There are physiological changes that happen in the body in response to breathing exercises, Balasubramanian says. “Studies have shown how mindfulness exercises reduce the amount of cortisol in our bodies.”

A review published in December 2017 in the journal Psychoneuroendocrinology that analyzed data from 42 studies suggested that yoga was associated with lower levels of evening cortisol, waking cortisol, resting heart rate, and cholesterol levels.

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3. Yoga Helps Build Muscle

Building muscle mass is another way yoga helps with weight loss and weight maintenance.

“When we think of strengthening muscles, we think we have to go to the weight room and pump iron. In yoga, we’re using our own body weight as a form of resistance. Your whole body is working to keep you in balance so everything gets a workout,” says Carol Krucoff, an instructor certified by the International Association of Yoga Therapists and Yoga Alliance and a yoga therapist at Duke Integrative Medicine in Durham, North Carolina.

Think of holding your body in place in a plank pose. You’re using the muscles of the shoulders, core, hips, and legs to hold your body up, she says. After coming out of a plank, you may flow into a Downward-Facing Dog pose, activating another set of muscles in your forearms, shoulders, and back. This muscle building burns calories, Krucoff says.

A review published in June 2016 in the journal Preventive Medicine that looked at 30 trials with more than 2,000 participants concluded that yoga can reduce waist-hip ratio in healthy adults, as well as body mass index (BMI) in people who are overweight or obese.

Other research has found that even slower, restorative yoga classes improved fasting glucose levels in people who were overweight or obese — a sign of improved metabolic health.

How Can I Make Yoga Part of My Weight Loss Plan?

If you’re considering adding yoga into your weight loss plans, the experts shared the following tips to get you started:

  • Start slowly. The key to getting started with yoga — or any form of exercise — is to begin with an introduction. Bar says beginners should avoid harder, faster styles of yoga that include words like “hot,” “Bikram,” “power,” or “flow.” You need to choose a style that’s easy to follow and won’t lead to injuries so you can safely build up flexibility and strength. Look for classes labeled beginner, which are more likely to explain how to do the poses.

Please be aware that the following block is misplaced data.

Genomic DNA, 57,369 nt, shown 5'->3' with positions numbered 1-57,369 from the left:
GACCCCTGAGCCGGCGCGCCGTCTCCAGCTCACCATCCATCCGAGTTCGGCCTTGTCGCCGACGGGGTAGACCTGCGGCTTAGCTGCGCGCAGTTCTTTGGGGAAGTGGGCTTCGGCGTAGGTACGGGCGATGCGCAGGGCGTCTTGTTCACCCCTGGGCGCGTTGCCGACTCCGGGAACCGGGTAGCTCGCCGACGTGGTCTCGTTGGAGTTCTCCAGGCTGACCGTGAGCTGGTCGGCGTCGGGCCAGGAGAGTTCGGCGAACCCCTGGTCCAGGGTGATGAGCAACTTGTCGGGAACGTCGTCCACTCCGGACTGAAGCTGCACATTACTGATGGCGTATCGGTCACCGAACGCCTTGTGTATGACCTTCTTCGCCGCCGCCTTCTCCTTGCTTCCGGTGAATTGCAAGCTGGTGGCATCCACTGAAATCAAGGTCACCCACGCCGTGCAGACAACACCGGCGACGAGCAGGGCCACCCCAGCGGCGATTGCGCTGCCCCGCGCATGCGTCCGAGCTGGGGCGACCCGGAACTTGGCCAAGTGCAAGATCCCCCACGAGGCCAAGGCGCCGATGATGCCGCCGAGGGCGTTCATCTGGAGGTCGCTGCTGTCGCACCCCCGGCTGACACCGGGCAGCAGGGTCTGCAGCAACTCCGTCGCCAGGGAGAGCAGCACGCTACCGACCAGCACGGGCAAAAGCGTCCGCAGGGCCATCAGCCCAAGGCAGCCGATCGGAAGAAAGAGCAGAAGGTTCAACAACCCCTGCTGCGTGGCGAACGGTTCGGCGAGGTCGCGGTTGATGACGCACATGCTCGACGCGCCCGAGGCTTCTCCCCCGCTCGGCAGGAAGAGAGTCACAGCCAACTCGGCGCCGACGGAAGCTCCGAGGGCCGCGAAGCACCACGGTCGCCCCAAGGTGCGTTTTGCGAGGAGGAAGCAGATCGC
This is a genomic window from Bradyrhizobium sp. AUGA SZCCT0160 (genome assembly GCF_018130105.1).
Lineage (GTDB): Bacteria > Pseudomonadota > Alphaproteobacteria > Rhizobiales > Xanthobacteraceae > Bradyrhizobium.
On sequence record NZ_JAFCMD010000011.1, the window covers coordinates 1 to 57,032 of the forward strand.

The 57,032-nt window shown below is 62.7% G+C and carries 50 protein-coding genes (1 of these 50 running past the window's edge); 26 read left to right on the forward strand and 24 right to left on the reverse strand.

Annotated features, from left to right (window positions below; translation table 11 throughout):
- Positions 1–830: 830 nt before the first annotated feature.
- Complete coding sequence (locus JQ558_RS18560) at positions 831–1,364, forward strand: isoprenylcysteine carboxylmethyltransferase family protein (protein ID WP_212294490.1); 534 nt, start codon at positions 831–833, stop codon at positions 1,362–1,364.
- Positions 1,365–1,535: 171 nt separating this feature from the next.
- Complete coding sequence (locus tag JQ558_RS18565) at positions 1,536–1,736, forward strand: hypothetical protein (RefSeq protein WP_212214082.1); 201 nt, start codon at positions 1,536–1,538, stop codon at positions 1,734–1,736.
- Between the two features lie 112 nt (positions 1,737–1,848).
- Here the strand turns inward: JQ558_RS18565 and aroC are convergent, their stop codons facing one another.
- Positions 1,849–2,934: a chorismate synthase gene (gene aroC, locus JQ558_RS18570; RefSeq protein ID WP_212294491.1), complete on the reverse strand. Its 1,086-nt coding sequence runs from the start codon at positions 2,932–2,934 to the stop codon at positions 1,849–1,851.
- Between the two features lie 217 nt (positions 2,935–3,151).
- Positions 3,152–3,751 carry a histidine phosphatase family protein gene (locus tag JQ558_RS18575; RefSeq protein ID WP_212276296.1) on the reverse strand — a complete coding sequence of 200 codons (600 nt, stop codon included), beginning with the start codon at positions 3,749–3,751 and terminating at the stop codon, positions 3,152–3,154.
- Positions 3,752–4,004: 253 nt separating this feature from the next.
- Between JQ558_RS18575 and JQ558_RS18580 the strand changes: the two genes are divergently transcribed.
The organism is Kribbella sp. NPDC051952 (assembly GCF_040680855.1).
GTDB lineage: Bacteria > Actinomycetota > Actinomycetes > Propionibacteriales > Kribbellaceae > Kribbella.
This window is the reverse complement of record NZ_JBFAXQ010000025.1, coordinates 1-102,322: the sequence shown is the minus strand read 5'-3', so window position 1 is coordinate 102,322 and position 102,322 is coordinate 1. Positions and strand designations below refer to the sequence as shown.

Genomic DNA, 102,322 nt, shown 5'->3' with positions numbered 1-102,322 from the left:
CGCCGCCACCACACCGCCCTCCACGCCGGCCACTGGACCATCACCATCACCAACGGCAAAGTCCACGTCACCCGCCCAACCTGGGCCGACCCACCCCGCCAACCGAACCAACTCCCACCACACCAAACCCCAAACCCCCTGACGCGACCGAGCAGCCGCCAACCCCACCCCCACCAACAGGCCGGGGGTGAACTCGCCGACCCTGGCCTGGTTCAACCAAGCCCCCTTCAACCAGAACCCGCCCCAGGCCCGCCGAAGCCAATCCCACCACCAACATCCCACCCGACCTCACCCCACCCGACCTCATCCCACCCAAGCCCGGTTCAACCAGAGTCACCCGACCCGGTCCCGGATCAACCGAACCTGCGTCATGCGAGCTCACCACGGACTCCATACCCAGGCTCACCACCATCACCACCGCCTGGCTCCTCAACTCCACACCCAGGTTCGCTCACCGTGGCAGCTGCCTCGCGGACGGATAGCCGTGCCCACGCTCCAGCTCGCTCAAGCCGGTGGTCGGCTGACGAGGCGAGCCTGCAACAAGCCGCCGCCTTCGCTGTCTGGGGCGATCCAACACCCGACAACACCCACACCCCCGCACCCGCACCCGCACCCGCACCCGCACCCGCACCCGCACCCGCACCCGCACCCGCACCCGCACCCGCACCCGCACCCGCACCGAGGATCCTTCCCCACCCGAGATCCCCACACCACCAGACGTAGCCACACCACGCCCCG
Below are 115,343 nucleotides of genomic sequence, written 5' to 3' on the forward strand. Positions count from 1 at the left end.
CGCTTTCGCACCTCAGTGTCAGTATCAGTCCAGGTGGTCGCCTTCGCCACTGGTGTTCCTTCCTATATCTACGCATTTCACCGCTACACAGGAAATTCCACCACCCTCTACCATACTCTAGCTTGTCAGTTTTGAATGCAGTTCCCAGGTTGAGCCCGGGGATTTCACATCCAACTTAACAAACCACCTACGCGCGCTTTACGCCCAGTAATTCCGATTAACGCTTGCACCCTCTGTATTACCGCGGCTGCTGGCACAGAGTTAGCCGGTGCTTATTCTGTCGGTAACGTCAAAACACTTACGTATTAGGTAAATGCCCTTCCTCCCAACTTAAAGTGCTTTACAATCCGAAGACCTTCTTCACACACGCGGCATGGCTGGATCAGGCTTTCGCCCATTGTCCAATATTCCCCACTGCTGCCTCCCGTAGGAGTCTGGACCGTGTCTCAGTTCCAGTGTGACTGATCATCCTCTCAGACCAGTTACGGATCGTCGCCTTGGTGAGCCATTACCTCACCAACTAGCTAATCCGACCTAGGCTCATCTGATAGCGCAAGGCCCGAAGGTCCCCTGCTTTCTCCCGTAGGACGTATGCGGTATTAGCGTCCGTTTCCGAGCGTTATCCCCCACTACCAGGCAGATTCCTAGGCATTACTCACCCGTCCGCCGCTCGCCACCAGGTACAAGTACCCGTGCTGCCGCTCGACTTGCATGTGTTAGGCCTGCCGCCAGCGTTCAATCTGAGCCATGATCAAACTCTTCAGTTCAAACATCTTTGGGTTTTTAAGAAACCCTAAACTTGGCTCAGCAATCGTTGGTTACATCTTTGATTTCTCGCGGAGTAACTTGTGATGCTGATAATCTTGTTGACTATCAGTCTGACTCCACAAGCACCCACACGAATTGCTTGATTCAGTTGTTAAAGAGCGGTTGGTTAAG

• Make adjustments as needed. If you’re out of shape or trying to lose a significant amount of weight, choose a form of yoga that suits your needs — or you may need to make adjustments to various poses you can’t fully do when you start. Krucoff teaches chair yoga to exercisers who have issues with their joints, knees, and hips so they can practice while comfortably sitting down. Seek out live classes, during which you can ask an instructor about how to modify a pose or exercise to meet your needs.
  • Find a style, class, and instructor that fits you to a tee. Khalsa says you may need to try out a few different classes, styles of yoga, and instructors until you find the perfect fit. Some focus more on breathing exercises and meditation. Some focus more on strengthening movements. Some move along at a faster tempo; others are slower paced. “The most important thing is to engage in a yoga practice that you can sustain. When you do, you’ll find you will then continue with the practice and reap the long-term benefits,” he says.
  • Incorporate other forms of exercise, too. Most yoga styles involve some muscle-strengthening, but not every class will give you a cardiovascular workout. So pair a regular yoga practice with some aerobic exercise, Bar says, like walking, jogging, biking, or other activities that get your heart rate up. Khalsa practices yoga alongside other sports, such as racquetball. Krucoff suggests practicing a gentle style of yoga as a type of active recovery (for those who do other high-intensity workouts, too).
  • Keep at it. Practicing yoga is a habit you’ll need to forge slowly, according to Subramanian. He says whichever yoga practice you choose to incorporate into your weight loss plans, it’s not going to work if you only do it once. Pick a practice you enjoy, that you can do weekly or more frequently and stick to it to see results.
  • Seek professional input. Not sure how to make yoga part of your weight loss plan? Or if you are having pain, other uncomfortable symptoms, or feel overwhelmed with starting a new yoga practice, seek further guidance from your primary care doctor. If they have a background in integrative medicine, they may be able to help you build a customized program for your specific health goals. Or they may refer you to see a physical therapist who is trained in customizing rehabilitative exercise programs for patients and has expertise in yoga.